This is the second edition of the title originally published by Prentice Hall (Pearson) in 2001. Here is the reference information for the first edition:[TBB] Elementary Real Analysis, Brian S. Thomson, Judith B. Bruckner,Andrew M. Bruckner. Prentice-Hall, 2001, xv 735 pp. [ISBN 0-13-019075-61]The present title contains Chapters 1-8. The full version containing all of the chapters is also available as a trade paperback. A hypertexted PDF file of the entire text is available free for download on www.classicalrealanalysis.com.Chapter 1. Real NumbersChapter 2. SequencesChapter 3. Infinite sumsChapter 4. Sets of real numbersChapter 5. Continuous functionsChapter 6. More on continuous functions and setsChapter 7. DifferentiationChapter 8. The integral
In this excellent book Sebastien Gandon focuses mainly on Russell's two major texts, Principa Mathematica and Principle of Mathematics , meticulously unpicking the details of these texts and bringing a new interpretation of both the mathematical and the philosophical content. Winner of The Bertrand Russell Society Book Award 2013.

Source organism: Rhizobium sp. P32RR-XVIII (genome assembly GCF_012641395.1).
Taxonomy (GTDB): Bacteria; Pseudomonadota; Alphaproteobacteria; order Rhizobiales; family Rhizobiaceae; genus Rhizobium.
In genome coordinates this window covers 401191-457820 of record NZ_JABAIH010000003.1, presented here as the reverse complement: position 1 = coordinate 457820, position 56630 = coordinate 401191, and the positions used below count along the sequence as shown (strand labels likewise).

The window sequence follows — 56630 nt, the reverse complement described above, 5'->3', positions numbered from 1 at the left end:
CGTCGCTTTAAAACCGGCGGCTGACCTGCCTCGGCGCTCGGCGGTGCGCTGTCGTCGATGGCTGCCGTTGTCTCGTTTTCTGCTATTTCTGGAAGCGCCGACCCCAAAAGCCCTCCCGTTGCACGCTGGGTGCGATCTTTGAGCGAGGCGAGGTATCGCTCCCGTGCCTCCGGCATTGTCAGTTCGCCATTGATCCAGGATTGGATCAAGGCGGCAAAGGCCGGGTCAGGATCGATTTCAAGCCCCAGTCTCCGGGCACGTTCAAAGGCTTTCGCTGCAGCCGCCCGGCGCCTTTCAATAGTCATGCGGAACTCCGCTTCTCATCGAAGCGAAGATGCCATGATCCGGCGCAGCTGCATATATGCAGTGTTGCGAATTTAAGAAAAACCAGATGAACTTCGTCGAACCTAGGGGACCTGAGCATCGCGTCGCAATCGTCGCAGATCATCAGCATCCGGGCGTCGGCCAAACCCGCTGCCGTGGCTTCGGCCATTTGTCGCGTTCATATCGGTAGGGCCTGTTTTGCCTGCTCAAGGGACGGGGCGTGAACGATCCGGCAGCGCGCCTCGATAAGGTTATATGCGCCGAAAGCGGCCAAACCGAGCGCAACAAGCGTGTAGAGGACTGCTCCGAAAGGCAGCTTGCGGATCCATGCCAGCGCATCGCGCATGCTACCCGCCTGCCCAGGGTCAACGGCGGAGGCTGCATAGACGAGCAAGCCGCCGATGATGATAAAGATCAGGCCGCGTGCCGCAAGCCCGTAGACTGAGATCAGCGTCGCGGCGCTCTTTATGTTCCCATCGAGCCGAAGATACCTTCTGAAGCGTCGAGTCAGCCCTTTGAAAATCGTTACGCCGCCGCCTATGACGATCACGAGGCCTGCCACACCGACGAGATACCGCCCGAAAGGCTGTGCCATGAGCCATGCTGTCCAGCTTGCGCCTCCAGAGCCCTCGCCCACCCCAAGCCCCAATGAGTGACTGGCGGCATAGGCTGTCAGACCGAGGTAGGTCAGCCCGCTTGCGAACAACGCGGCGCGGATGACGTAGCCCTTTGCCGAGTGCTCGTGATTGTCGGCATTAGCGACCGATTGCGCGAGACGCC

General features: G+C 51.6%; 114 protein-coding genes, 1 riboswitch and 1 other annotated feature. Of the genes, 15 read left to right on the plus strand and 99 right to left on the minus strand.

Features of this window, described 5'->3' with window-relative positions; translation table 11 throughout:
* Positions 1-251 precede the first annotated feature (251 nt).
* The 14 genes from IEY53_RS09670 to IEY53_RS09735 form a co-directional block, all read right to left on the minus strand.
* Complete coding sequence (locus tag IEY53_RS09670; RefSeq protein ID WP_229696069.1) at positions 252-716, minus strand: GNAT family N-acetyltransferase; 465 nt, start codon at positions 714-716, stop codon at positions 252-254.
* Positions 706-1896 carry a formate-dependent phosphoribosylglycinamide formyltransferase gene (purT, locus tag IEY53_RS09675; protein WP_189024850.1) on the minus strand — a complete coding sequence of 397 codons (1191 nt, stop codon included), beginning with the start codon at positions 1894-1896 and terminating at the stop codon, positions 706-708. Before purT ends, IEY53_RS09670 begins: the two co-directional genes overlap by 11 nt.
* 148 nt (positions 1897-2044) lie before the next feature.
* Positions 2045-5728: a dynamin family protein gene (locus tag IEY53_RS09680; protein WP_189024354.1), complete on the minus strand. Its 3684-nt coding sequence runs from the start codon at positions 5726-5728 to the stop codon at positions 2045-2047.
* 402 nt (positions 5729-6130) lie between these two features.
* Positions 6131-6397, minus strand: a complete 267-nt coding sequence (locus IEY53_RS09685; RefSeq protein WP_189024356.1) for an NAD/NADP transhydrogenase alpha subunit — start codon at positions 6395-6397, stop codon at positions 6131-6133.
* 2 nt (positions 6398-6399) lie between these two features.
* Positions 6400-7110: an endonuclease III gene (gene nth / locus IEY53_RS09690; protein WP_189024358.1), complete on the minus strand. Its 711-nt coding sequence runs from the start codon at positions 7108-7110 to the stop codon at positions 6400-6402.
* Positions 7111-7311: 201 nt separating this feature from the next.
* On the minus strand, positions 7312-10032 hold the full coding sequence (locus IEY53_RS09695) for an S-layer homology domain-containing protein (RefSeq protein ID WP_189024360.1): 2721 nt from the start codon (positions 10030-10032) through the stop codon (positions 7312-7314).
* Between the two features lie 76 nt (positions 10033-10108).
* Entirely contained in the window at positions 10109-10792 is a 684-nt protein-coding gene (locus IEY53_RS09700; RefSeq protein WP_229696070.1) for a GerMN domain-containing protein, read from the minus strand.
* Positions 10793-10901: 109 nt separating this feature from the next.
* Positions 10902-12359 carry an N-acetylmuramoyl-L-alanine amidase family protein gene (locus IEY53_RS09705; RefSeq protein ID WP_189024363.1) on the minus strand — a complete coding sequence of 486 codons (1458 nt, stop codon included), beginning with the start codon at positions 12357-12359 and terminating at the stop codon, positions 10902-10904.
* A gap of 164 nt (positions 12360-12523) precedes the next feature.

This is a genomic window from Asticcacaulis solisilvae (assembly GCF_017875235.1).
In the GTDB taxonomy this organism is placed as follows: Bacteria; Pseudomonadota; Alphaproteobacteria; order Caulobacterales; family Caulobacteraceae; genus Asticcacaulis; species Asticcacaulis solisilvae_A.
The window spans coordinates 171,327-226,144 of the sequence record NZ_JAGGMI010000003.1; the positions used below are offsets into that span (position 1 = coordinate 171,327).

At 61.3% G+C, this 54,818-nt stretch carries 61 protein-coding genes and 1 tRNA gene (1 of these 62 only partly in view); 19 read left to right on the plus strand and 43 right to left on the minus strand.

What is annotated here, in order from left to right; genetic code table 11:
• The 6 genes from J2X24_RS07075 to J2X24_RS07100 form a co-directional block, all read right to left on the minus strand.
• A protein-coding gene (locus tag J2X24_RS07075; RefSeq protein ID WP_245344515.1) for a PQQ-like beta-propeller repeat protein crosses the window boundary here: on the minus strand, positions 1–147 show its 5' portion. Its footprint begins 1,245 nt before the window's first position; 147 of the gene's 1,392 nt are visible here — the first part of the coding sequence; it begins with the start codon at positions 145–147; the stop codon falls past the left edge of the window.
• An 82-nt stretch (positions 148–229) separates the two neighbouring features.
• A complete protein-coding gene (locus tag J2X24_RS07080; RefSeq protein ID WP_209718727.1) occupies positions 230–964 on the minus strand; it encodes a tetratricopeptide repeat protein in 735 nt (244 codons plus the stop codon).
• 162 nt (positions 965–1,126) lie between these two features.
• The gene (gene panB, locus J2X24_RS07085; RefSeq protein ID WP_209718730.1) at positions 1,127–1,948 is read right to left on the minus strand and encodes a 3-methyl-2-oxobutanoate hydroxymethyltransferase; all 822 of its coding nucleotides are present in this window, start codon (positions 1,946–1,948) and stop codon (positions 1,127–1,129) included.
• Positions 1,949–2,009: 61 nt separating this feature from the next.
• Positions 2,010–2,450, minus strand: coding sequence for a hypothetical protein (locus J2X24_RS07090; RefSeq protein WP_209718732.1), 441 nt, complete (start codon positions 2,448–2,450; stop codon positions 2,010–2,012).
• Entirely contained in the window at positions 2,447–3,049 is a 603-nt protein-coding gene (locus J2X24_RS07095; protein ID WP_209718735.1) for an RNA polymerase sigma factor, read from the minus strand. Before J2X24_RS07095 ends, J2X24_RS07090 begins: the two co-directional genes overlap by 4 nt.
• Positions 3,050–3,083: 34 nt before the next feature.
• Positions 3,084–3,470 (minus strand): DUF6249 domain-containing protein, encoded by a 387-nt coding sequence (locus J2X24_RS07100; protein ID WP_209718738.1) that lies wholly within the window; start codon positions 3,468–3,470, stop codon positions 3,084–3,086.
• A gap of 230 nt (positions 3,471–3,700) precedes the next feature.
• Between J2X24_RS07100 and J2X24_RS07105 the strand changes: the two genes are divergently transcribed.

This book is entirely self-contained but, it will be of most use to university or college students who are taking, or who have taken, an introductory course in analysis. There are a large number of examples and exercises and, where necessary, hints to the solutions are provided.
Merging fundamental concepts of analysis and recursion theory to a new exciting theory, this book provides a solid fundament for studying various aspects of computability and complexity in analysis. It is the result of an introductory course given for several years and is written in a style suitable for graduate-level and senior students in computer science and mathematics. Many examples illustrate the new concepts while numerous exercises of varying difficulty extend the material and stimulate readers to work actively on the text.